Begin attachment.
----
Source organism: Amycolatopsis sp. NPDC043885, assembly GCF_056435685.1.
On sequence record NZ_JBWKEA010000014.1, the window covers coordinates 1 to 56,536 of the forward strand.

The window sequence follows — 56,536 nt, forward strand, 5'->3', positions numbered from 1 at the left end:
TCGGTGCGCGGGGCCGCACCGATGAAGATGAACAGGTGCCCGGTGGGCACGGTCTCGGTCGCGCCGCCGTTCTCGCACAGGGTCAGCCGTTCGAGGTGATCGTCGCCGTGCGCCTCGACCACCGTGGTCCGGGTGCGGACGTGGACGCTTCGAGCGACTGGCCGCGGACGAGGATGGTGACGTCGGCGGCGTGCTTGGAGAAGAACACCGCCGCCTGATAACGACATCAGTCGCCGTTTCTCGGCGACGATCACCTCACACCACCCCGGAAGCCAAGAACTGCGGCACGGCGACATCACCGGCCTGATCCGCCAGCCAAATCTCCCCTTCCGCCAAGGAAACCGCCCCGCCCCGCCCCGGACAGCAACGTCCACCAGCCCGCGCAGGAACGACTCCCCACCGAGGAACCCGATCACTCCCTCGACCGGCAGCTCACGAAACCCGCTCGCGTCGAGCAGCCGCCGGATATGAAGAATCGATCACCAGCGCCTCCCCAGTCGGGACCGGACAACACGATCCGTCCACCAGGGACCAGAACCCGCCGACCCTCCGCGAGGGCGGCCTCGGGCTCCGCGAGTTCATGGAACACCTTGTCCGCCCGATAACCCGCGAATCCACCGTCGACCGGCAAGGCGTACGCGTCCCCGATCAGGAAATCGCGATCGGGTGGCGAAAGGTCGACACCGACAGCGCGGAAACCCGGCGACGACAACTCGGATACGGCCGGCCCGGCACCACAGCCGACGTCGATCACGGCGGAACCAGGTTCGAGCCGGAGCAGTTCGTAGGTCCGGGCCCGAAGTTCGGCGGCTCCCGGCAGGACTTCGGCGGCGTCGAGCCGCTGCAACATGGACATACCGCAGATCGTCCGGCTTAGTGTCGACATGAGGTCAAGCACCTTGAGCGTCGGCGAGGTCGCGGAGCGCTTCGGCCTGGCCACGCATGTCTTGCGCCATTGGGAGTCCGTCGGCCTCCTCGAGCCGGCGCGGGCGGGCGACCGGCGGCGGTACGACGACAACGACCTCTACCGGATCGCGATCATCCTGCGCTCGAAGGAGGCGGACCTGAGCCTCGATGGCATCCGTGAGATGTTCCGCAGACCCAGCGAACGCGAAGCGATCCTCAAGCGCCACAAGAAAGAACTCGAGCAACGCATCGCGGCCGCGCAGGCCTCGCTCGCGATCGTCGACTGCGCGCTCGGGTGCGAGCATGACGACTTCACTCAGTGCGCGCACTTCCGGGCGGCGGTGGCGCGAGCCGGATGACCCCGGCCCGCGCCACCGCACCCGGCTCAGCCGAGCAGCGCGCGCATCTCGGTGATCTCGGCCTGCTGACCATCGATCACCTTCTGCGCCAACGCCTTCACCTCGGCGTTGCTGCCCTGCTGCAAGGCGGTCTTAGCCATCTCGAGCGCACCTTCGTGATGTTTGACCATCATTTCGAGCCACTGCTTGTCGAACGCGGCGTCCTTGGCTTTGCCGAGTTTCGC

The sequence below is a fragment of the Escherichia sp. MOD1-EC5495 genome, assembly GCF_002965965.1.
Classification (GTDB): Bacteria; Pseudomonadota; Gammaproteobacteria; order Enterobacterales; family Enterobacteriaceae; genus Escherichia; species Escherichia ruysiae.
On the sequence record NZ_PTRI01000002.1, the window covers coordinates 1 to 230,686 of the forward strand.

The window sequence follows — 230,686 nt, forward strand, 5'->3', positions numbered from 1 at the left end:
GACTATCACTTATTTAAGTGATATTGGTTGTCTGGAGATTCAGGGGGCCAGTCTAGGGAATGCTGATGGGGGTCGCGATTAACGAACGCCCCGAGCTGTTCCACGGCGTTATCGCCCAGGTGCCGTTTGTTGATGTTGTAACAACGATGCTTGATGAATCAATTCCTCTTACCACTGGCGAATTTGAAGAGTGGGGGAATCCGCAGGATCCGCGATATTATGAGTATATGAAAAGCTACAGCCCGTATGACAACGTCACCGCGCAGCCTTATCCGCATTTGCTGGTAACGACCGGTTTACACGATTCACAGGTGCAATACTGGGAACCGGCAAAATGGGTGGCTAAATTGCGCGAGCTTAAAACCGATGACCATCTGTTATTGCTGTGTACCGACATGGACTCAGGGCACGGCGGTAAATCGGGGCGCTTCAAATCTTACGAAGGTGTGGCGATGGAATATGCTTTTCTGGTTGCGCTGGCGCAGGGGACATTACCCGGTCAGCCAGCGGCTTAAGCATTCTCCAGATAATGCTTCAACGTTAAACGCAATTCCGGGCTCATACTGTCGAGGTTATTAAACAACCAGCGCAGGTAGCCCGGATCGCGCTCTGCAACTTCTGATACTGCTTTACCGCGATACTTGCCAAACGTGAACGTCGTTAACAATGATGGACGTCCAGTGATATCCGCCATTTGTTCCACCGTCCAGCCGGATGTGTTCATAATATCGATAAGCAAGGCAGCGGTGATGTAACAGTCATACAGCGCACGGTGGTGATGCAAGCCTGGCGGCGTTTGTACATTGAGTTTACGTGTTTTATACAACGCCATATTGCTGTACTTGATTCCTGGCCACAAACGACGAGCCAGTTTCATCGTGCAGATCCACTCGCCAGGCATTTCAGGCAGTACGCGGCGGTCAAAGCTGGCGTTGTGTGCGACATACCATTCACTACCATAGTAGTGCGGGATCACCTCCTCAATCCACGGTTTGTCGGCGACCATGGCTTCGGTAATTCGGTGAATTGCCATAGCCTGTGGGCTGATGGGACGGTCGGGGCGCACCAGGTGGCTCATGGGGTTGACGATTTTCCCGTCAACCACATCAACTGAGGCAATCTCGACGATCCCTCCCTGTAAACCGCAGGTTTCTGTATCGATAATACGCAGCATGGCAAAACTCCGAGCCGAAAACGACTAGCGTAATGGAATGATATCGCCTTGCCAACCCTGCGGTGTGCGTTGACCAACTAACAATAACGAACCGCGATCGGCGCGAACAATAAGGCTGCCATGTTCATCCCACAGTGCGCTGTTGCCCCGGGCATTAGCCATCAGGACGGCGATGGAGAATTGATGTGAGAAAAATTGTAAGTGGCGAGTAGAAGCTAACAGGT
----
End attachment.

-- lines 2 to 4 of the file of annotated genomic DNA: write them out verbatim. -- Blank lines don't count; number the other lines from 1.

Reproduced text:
On sequence record NZ_JBWKEA010000014.1, the window covers coordinates 1 to 56,536 of the forward strand.

The window sequence follows — 56,536 nt, forward strand, 5'->3', positions numbered from 1 at the left end:
TCGGTGCGCGGGGCCGCACCGATGAAGATGAACAGGTGCCCGGTGGGCACGGTCTCGGTCGCGCCGCCGTTCTCGCACAGGGTCAGCCGTTCGAGGTGATCGTCGCCGTGCGCCTCGACCACCGTGGTCCGGGTGCGGACGTGGACGCTTCGAGCGACTGGCCGCGGACGAGGATGGTGACGTCGGCGGCGTGCTTGGAGAAGAACACCGCCGCCTGATAACGACATCAGTCGCCGTTTCTCGGCGACGATCACCTCACACCACCCCGGAAGCCAAGAACTGCGGCACGGCGACATCACCGGCCTGATCCGCCAGCCAAATCTCCCCTTCCGCCAAGGAAACCGCCCCGCCCCGCCCCGGACAGCAACGTCCACCAGCCCGCGCAGGAACGACTCCCCACCGAGGAACCCGATCACTCCCTCGACCGGCAGCTCACGAAACCCGCTCGCGTCGAGCAGCCGCCGGATATGAAGAATCGATCACCAGCGCCTCCCCAGTCGGGACCGGACAACACGATCCGTCCACCAGGGACCAGAACCCGCCGACCCTCCGCGAGGGCGGCCTCGGGCTCCGCGAGTTCATGGAACACCTTGTCCGCCCGATAACCCGCGAATCCACCGTCGACCGGCAAGGCGTACGCGTCCCCGATCAGGAAATCGCGATCGGGTGGCGAAAGGTCGACACCGACAGCGCGGAAACCCGGCGACGACAACTCGGATACGGCCGGCCCGGCACCACAGCCGACGTCGATCACGGCGGAACCAGGTTCGAGCCGGAGCAGTTCGTAGGTCCGGGCCCGAAGTTCGGCGGCTCCCGGCAGGACTTCGGCGGCGTCGAGCCGCTGCAACATGGACATACCGCAGATCGTCCGGCTTAGTGTCGACATGAGGTCAAGCACCTTGAGCGTCGGCGAGGTCGCGGAGCGCTTCGGCCTGGCCACGCATGTCTTGCGCCATTGGGAGTCCGTCGGCCTCCTCGAGCCGGCGCGGGCGGGCGACCGGCGGCGGTACGACGACAACGACCTCTACCGGATCGCGATCATCCTGCGCTCGAAGGAGGCGGACCTGAGCCTCGATGGCATCCGTGAGATGTTCCGCAGACCCAGCGAACGCGAAGCGATCCTCAAGCGCCACAAGAAAGAACTCGAGCAACGCATCGCGGCCGCGCAGGCCTCGCTCGCGATCGTCGACTGCGCGCTCGGGTGCGAGCATGACGACTTCACTCAGTGCGCGCACTTCCGGGCGGCGGTGGCGCGAGCCGGATGACCCCGGCCCGCGCCACCGCACCCGGCTCAGCCGAGCAGCGCGCGCATCTCGGTGATCTCGGCCTGCTGACCATCGATCACCTTCTGCGCCAACGCCTTCACCTCGGCGTTGCTGCCCTGCTGCAAGGCGGTCTTAGCCATCTCGAGCGCACCTTCGTGATGTTTGACCATCATTTCGAGCCACTGCTTGTCGAACGCGGCGTCCTTGGCTTTGCCGAGTTTCGC